Stryker, a US medical technology firm that also manufactures surgical implants, has an equivalent for Smithson in Fisher & Paykel Healthcare. Renowned throughout Australasia for its washing machines and other white goods, the New Zealand-based company split its healthcare and appliances divisions in 2001.
There will be no emerging market exposure in the trust, as this requires a totally different mindset in terms of dealing with country-specific issues, says Smith. Investors who want the Fundsmith approach in developing markets have a ready-made vehicle in Fundsmith Emerging Equities trust.
It is well-known that over time, small and mid-sized companies tend to better-reward their shareholders than larger companies. But contrary to perceived wisdom, Fundsmith’s research shows that adding a small and midsized company portfolio to a large company portfolio raises expected returns without increasing risk.
What is more impressive is the neat little table that Smith produces, showing how the trust’s 83-strong investable universe has performed in two major market downturns. In the first, between 30 December 1999 and 7 March 2003, Smithson’s universe declined by 1.8 per cent, a far less bitter pill to swallow than those tracking market indices: the MSCI World SMID index fell by 31.2 per cent and the broader MSCI World index plummeted 45.5 per cent.
In the more recent downturn, during the global financial crisis from 7 December 2007 to 9 March 2009, the MSCI indices fell by 36.3 and 38.5 per cent respectively, compared with a 14.7 per cent drop for the Smithson universe.
The growing popularity of index-tracking strategies is heaping pressure on active fund managers to justify and reduce the fees they charge. Smith reckons 0.9 per cent is fair. Like other Fundsmith-managed products, there are no extra ‘performance’ fees for investors to worry about. Smith also calculates that by bearing the costs of the trust’s launch, the group is forgoing at least two years of fee income for managing the trust.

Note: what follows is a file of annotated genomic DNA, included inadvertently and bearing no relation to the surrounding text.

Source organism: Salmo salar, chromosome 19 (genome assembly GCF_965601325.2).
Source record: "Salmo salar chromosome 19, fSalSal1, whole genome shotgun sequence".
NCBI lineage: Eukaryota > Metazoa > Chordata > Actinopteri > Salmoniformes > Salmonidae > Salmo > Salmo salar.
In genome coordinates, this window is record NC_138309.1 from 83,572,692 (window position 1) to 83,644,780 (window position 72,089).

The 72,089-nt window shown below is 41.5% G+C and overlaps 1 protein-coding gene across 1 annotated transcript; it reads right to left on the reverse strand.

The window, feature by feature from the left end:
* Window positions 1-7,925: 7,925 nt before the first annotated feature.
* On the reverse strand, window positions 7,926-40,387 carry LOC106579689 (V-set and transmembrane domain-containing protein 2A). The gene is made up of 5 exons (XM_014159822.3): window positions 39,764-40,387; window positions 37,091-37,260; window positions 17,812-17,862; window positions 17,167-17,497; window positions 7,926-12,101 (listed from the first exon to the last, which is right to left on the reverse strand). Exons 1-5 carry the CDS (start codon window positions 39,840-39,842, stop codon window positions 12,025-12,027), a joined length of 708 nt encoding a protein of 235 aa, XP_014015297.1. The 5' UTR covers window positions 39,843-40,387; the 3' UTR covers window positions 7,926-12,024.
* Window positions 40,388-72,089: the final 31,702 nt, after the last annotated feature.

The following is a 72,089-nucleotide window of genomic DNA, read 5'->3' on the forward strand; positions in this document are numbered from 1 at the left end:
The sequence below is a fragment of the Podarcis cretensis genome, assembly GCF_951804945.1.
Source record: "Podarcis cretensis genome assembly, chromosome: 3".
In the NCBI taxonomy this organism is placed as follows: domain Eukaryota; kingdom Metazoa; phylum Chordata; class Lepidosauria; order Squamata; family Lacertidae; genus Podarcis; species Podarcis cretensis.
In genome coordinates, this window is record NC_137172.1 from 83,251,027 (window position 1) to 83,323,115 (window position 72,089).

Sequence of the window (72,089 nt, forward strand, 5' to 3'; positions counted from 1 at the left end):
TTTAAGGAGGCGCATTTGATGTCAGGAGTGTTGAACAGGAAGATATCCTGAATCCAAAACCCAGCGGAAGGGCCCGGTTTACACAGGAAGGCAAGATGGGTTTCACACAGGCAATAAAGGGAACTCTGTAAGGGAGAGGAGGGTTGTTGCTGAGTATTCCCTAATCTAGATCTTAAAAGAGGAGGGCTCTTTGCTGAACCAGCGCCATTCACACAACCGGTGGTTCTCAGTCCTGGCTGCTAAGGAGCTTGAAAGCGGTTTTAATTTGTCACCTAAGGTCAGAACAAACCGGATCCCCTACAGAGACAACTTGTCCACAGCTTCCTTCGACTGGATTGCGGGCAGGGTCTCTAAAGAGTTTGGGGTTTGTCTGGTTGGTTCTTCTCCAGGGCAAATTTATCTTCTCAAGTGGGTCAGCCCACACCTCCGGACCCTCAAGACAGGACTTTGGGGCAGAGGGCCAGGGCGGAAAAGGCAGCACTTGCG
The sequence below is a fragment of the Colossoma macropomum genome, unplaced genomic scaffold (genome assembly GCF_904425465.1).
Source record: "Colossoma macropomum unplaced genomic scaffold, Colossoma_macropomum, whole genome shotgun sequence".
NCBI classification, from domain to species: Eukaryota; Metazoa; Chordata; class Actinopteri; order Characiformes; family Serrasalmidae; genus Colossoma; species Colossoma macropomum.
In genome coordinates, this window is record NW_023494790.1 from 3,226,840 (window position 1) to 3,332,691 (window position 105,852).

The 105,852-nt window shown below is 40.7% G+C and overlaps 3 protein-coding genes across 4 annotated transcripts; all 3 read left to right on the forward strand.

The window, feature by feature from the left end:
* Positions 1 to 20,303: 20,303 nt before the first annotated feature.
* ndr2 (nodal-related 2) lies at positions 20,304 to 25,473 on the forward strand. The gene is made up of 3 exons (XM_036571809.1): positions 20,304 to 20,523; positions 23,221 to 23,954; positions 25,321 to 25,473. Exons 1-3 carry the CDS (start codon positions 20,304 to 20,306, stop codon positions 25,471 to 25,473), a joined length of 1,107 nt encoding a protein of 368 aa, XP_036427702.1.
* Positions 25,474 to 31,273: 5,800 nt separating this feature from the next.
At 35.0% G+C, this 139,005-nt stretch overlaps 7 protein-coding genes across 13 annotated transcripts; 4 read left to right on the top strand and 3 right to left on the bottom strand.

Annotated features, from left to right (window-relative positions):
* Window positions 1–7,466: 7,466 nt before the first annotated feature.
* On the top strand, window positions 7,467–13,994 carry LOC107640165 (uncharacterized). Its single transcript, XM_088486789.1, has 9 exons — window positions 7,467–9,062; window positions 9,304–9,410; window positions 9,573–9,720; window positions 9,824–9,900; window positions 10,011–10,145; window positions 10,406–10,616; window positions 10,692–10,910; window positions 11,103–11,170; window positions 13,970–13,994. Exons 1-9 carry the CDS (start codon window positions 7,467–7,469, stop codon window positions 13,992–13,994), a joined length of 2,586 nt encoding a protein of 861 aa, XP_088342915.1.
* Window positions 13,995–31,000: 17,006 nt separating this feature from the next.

Either way, it’s reassuring to know that the management team also have their financial interests on the line. Smith is investing £25 million in Smithson before the public offer and placing periods close on 12 and 16 October respectively.
The past performance of the investable universe bodes well for Smithson and backs up Smith’s simple three-pronged strategy: buy good companies; don’t overpay; do nothing. Although wider markets may be riding for a fall, Smithson-backers should be better-cushioned and better-placed for a quick and profitable recovery.
This son of Smith could turn out to be a fast developer.
Disciples of the Fundsmith orthodoxy: to run Smithson
Terry Smith’s role with regards to Smithson will be less hands-on and more éminence grise. However, as chief investment officer, Smith will fully participate in outright buying and selling decisions, mirroring the collegiate approach that is taken across other Fundsmith-managed products.
Simon Barnard, who joined the firm in September 2017, will be lead manager, assisted by Will Morgan, who joined Fundsmith earlier last year. Both were colleagues at Goldman Sachs, where Barnard ended up running the firm’s Global Millennials fund and Morgan spent 17 years climbing up the sector analyst ranks.
The duo have been identifying Smithson’s investable universe from small and medium-sized companies that are members of the MSCI World SMID Cap index.
Many active investment managers place faith in meeting corporate management teams regularly and getting to see the whites of their eyes. For Barnard, this is not an overriding requirement. Top managers didn’t get where they are today by being poor talkers, he says, and investors can be too easily swayed by a compelling presentation.
Barnard and Morgan prefer to place their faith in ‘the financials’. The numbers don’t lie, Barnard says, particularly free cash flow yield, a crucial measure by which the Fundsmith team determines the credentials of a company, coupled with return on capital employed.
As the table shows, backtesting the investable universe of 83 stocks that Fundsmith has identified shows compelling outperformance (net of anticipated 1.1 per cent fees) compared with a range of benchmark indices and representative global smaller company funds, over various time periods.
By investing in what the managers determine to be the best of those companies, expectations will be for outperformance in the future to be even stronger.
The author was editor of Money Observer from 1998 to 2015.
Great to chat about main fund and Smithson but why no analysis of how FEET has done and what difference is there between FEET and Smithson or are they overlapping in choice of stocks to invest in. Do they use same methodology etc